Inventing the Circle

There’s no shortage of companies trying different ways to get small local businesses to make the jump to online advertising. Google, Yahoo!, MSN and A9 are all out there beating the bushes to set up business profiles for local enterprises that don’t now have their own Web sites. And the Internet Yellow Pages directories are putting their sales forces into motion to convince Mom and Pop concerns that they, too, can have a prominent online presence with a minimal investment of time, if not of money.

So what’s so different about MerchantCircle.com, which just came out of its beta phase on Monday? It’s a combination of the ease of set-up and the broad range of tools that the company can make available to its merchant advertisers, who now number more than 5,000.

As co-founder Ben Smith lays it out, Merchant Circle aims to give small local businesses greater visibility with search engines by providing them with a hosted Web page that will get indexed readily by search bots. In other words, merchant Circle isn’t planning to build itself into a destination site for online shoppers; instead, it wants to make it easier for users of Google, Yahoo! and other search engines to locate their local providers for home remodeling services or bicycle repairs.

The other difference is in the tool set that Merchant Circle offers members in its network for promoting their businesses: not just searchable pages. Companies can also upload photos to their pages, create ads and Web coupons, distribute e-mail newsletters, post blogs and even buy direct mail.

Merchant circle offers several tiers of service for a monthly subscription fee. Merchants can “claim” the Web page that has already been created for them from data scraped from the Web by simply going to www.Merchantcircle.com and authorizing the site. They can beef up the profile with more data and, if they wish, use that as their primary Web site. For $29.95 a month, the network will deliver one paid ad monthly to engines such as Google and Yahoo!, and members have the ability to send an e-mail newsletter to 500 of their best customers. For $99.95 a month, members get four rotating search ads and can mail to an unlimited customer base. It’s not known how many of those 5,000 members are paid subscribers.

Merchant Circle also runs contextual ads on newspaper sites in the Quigo network and is working on launching a display ad network with newspaper publishers. The company also hopes to be able to add audio promos on the 1-800-Free411 phone directory service run by Jingle Networks.

Merchant Circle began developing its platform in 2004 with funding from Rustic Canyon Ventures, the development fund set up by the Chandler family, former owners of the Times-Mirror newspaper chain. Bank of America Ventures and the Disney-operated Steamboat Ventures were also early investors.

Smith says the network is doubling its membership every four to six weeks at this point and has upwards of 750,000 member pages indexed on Google. Fully 36% of the members are creating their own content, either by uploading photos, writing blogs or producing newsletters. Thirty percent create four or more coupons or ads, and these are placed, on average, on 103 other sites.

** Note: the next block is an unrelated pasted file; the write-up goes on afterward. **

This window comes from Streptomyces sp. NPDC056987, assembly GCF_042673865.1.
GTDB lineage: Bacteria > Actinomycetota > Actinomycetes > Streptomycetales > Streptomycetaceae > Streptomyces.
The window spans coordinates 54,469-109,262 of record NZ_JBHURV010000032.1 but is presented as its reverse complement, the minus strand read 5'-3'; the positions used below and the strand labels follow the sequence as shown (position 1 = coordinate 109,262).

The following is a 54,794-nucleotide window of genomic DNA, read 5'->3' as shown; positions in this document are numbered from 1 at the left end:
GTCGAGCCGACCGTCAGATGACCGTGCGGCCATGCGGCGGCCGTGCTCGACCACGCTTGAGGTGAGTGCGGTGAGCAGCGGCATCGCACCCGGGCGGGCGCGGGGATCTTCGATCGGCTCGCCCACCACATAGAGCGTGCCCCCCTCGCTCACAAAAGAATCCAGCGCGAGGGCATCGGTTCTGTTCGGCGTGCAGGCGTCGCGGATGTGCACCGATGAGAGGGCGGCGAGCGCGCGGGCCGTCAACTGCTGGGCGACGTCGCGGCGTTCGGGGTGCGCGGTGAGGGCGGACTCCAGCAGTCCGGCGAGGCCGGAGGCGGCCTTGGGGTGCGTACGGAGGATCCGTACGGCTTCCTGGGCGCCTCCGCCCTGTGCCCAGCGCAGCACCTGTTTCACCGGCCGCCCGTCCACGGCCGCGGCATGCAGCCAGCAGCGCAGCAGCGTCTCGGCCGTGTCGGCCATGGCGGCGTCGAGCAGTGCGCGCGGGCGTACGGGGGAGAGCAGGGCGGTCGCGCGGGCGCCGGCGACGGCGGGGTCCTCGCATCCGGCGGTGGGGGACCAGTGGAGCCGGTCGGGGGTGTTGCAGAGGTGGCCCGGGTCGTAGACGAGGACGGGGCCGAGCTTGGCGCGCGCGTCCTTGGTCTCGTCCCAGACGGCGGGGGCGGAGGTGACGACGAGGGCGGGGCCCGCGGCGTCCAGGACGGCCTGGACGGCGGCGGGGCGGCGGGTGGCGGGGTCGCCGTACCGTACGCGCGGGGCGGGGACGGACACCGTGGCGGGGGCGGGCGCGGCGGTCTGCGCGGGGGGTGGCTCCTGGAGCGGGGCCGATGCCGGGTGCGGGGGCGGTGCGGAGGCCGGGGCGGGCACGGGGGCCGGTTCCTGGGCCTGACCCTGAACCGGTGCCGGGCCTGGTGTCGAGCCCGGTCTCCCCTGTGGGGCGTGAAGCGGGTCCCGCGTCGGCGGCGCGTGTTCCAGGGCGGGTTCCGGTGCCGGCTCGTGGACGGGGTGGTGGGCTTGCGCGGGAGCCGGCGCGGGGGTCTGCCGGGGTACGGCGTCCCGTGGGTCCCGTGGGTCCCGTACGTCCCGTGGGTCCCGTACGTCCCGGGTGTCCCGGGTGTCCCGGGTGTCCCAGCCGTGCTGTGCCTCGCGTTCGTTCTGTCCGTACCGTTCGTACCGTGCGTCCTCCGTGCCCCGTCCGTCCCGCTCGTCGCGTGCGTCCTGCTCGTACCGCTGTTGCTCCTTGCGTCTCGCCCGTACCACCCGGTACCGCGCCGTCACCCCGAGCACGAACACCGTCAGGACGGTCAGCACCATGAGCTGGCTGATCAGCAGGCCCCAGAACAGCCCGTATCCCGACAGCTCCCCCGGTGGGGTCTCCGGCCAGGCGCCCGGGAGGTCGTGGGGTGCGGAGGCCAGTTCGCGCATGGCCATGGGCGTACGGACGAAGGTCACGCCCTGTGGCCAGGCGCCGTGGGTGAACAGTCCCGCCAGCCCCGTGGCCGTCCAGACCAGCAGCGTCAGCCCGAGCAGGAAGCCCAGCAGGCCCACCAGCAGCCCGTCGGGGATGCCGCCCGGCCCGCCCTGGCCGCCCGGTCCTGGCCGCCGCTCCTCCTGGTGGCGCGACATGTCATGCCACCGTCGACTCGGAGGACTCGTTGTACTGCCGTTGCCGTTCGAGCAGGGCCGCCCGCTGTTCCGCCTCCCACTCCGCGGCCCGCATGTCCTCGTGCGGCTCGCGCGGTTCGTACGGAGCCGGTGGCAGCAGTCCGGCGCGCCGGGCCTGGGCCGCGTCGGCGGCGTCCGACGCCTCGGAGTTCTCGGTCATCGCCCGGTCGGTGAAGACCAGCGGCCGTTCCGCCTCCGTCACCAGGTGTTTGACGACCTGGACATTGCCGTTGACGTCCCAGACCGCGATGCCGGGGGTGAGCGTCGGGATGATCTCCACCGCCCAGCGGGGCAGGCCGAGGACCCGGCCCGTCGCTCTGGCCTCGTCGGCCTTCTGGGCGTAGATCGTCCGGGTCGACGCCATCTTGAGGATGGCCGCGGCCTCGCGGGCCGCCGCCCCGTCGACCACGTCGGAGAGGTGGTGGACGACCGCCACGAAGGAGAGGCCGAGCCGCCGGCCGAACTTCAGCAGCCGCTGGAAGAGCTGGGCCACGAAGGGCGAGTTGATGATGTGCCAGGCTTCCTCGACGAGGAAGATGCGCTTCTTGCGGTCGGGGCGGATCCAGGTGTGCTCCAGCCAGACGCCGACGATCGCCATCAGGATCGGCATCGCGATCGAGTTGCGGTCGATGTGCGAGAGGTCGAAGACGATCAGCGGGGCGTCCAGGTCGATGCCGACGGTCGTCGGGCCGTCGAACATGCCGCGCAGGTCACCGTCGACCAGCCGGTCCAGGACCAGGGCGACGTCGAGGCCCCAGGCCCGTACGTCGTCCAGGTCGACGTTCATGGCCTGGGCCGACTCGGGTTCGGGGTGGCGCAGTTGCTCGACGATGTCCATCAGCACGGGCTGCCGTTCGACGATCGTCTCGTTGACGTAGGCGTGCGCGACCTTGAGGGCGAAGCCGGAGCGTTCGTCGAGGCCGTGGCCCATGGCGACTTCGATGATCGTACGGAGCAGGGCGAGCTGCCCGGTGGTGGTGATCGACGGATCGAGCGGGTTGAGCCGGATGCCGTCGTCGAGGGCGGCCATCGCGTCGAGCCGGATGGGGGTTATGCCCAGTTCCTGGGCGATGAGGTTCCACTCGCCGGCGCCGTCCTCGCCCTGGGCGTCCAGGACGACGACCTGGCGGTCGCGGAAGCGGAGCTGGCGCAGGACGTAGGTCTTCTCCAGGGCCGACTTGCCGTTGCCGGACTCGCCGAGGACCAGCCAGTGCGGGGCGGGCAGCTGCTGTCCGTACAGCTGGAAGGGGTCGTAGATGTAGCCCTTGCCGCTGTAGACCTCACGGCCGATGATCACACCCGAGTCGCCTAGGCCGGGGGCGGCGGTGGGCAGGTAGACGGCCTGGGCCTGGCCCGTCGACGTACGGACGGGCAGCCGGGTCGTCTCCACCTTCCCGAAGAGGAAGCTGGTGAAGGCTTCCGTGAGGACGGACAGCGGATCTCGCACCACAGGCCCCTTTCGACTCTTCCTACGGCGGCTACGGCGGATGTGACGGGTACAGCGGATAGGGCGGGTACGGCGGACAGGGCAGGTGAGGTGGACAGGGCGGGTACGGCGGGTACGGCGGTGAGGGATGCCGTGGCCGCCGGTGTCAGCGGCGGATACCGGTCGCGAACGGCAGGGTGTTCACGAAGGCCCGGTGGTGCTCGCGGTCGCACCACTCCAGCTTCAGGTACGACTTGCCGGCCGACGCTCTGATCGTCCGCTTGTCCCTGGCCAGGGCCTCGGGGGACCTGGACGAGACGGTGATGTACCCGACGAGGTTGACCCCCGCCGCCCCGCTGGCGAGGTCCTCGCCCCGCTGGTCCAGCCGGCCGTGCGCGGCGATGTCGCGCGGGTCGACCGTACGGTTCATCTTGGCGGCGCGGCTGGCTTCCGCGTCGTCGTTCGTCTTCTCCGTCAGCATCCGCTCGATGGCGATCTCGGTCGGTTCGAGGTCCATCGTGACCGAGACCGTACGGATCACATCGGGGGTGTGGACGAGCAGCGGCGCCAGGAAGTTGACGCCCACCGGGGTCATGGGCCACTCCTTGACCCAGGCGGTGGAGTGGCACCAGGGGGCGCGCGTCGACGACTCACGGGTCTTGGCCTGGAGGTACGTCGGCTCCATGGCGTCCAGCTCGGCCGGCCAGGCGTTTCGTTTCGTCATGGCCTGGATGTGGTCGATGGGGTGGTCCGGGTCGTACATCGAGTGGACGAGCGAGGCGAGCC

Smith says he’s most surprised by the high uptake of the blogging feature. “Twenty to thirty percent of our merchants are blogging, and they’re blogging once or twice a week,” he says. “It was totally surprising to me that someone would actually take the time to do that. But when you think about it, what do they do every day? They communicate with customers, and blogs for them are another opportunity to communicate.”

His particular favorite is All American Gutter of Lemoyne PA. “This is a smart guy who runs a great business, I’m sure, but he clearly doesn’t know how to spell very well. But he writes regular blog entries about how and why to clean your gutters, and he’s very active on the system.” Another local merchant

Mission Grove Realty of Hemet CA is at the opposite end of that spectrum of Internet savvy, managing its own search marketing program on Google and MSN and handling both a main Web site and up to 50 targeted landing pages, but owner Christopher Walker still sees value in the added exposure that his firm gets from participating in the Merchant Circle network.

“Search the term ‘real estate’ on the web and see how many potential sites there are,” he says. “The World Wide Web is a giant parking structure filled with 300 million, 400 million cars. How’s somebody going to find mine? So you’ve got to attack it from multiple points.”

Walker says he particularly values the Web coupon feature of Merchant Circle. “if someone’s going through the site looking for a local dentist and a coupon for Mission Grove comes up with free moving or free notary services, that gets our name out there. I’m getting in front of them in a lot of different ways.” Since Walker was one of the first businesses in his area to join Merchant Circle and to create coupons, his coupons appear often when searchers look for businesses in his region.

Mission Grove also makes use of the blogging feature, turning out posts on local real estate market conditions in both Hemet and Yucaipa CA as well as service-oriented posts on holding out for a higher home price and avoiding negotiating traps.

While Walker can’t say that he’s generated any leads through blogging, he recognizes that simply doing the work can raise his company’s visibility on the search engines, which tend to give points for fresh content. “So we do use it, and we hope to keep providing good content and good information,” he says. “We’re not bloggers by any stretch of the imagination, but we have a lot of stored information, so it’s a pretty cut-and-paste task.”

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